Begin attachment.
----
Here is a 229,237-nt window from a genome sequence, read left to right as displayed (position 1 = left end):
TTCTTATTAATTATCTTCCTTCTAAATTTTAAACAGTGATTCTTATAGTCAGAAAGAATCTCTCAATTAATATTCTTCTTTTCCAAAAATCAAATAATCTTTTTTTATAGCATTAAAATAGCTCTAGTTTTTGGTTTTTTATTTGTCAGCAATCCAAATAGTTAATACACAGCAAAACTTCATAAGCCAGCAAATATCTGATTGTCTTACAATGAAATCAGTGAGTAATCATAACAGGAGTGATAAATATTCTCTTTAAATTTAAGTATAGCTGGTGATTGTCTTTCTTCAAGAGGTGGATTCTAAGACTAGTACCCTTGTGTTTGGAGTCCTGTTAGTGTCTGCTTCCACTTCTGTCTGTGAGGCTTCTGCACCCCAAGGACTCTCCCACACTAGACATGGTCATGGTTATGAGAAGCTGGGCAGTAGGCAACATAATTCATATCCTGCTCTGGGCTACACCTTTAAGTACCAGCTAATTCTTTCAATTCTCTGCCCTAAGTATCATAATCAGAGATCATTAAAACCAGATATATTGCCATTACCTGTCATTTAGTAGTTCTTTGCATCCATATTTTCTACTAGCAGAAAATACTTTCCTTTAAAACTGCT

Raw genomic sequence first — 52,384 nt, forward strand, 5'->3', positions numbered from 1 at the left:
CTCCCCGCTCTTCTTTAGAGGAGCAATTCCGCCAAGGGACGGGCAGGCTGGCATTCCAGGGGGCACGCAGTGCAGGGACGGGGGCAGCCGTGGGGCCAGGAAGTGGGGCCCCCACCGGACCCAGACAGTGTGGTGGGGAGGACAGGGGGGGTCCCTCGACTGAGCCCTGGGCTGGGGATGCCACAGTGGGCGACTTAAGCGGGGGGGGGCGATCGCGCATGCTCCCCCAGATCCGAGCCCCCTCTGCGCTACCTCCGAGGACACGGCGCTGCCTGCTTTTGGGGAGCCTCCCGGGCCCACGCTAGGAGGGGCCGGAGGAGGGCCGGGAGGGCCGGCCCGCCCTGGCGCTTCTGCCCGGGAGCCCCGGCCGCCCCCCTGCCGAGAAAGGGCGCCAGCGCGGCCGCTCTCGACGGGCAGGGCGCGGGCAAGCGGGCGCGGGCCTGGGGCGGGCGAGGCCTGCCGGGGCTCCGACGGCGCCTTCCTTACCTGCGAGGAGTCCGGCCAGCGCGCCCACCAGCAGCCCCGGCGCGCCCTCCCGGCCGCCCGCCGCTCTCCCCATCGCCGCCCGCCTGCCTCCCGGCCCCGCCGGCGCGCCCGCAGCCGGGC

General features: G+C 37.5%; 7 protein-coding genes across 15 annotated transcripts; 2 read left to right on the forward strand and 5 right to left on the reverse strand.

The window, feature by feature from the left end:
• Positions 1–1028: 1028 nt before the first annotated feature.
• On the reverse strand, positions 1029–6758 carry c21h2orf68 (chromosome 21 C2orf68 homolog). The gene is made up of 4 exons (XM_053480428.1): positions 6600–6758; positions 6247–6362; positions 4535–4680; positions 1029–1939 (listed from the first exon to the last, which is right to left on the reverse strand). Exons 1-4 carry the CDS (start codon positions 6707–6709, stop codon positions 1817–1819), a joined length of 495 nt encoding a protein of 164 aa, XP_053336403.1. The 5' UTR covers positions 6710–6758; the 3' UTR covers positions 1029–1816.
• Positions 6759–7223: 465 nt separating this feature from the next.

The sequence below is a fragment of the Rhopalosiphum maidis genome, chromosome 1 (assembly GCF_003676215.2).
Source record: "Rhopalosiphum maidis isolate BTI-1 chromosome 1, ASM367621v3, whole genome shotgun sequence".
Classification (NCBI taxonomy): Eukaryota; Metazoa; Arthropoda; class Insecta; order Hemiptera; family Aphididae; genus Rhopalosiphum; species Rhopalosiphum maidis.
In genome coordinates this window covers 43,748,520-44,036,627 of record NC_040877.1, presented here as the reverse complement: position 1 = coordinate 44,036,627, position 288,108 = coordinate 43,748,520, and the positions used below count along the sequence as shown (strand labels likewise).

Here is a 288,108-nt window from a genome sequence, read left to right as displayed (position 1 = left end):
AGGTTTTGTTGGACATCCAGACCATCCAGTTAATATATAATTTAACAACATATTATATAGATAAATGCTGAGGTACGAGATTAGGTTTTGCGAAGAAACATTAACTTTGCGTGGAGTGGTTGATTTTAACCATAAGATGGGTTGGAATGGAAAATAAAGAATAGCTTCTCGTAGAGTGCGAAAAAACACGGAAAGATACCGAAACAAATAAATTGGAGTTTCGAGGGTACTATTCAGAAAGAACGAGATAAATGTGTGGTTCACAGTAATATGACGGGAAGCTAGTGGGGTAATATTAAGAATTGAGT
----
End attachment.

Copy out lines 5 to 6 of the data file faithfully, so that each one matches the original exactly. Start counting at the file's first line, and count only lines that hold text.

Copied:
General features: G+C 37.5%; 7 protein-coding genes across 15 annotated transcripts; 2 read left to right on the forward strand and 5 right to left on the reverse strand.

The window, feature by feature from the left end: